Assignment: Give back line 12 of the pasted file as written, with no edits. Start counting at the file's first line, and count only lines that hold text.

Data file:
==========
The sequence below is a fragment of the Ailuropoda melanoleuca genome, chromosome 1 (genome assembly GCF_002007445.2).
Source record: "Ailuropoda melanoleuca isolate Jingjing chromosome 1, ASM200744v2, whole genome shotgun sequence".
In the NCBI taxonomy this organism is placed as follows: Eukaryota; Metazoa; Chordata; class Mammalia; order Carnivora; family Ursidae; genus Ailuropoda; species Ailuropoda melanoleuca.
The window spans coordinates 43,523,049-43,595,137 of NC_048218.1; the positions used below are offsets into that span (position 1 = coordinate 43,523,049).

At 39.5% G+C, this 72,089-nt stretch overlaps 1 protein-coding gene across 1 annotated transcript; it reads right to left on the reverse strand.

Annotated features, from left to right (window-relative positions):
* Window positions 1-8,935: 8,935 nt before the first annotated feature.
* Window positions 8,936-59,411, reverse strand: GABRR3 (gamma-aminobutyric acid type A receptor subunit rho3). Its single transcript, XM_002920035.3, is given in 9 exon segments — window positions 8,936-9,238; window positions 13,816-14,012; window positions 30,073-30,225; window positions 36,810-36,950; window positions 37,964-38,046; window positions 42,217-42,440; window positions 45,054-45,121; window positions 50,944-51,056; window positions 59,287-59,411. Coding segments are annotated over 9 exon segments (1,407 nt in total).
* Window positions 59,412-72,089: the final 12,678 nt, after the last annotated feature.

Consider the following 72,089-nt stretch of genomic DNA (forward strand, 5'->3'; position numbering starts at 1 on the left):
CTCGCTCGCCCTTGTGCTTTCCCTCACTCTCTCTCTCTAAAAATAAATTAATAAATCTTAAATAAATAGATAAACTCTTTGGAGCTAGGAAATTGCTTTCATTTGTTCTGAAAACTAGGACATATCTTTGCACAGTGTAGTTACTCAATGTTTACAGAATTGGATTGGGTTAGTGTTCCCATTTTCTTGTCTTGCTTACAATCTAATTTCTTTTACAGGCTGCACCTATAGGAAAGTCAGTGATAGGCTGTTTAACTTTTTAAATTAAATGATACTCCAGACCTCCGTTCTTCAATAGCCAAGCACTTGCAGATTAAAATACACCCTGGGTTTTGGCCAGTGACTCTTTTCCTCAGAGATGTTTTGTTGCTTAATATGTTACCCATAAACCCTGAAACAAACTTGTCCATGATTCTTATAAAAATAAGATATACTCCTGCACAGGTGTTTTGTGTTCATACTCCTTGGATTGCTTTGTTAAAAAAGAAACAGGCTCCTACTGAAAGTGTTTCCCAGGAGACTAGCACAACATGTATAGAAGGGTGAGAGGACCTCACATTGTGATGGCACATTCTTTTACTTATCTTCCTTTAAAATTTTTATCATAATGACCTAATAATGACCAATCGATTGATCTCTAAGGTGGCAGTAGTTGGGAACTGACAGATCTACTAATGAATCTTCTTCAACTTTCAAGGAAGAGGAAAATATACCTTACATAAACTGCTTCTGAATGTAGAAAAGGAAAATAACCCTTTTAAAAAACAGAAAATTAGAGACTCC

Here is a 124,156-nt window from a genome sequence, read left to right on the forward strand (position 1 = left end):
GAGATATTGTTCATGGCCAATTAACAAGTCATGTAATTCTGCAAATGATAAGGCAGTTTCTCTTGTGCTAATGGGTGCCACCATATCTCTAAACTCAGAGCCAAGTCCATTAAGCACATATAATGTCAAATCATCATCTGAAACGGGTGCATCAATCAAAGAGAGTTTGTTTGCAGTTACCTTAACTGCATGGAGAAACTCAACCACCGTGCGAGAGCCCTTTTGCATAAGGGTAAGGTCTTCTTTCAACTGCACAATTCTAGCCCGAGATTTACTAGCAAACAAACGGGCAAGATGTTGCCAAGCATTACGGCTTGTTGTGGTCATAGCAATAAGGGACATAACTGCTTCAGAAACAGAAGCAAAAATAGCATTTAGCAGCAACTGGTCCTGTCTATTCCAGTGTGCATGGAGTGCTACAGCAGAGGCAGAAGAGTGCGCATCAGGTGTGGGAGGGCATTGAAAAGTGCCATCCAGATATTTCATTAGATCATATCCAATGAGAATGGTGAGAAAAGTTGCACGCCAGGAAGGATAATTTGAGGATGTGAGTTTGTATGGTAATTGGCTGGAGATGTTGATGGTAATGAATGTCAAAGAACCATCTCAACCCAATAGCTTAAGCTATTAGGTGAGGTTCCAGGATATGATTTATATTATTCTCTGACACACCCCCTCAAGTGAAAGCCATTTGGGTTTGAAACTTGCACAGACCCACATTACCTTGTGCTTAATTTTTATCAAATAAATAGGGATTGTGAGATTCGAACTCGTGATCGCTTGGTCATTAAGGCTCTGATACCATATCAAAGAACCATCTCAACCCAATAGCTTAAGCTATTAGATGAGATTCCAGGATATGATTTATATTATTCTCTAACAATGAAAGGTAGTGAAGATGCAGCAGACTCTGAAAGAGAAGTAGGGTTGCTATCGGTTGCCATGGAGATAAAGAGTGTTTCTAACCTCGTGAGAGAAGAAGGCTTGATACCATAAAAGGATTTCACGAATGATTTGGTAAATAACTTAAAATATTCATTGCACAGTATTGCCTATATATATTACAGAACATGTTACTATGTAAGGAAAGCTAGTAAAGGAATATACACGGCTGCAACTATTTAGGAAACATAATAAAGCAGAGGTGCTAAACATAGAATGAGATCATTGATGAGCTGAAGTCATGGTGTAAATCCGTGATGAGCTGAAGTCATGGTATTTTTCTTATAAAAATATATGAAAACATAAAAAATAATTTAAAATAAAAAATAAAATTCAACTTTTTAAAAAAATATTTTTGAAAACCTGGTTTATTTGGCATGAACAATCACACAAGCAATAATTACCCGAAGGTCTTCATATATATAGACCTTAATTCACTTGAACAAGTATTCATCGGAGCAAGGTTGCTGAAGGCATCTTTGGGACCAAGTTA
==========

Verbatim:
Here is a 124,156-nt window from a genome sequence, read left to right on the forward strand (position 1 = left end):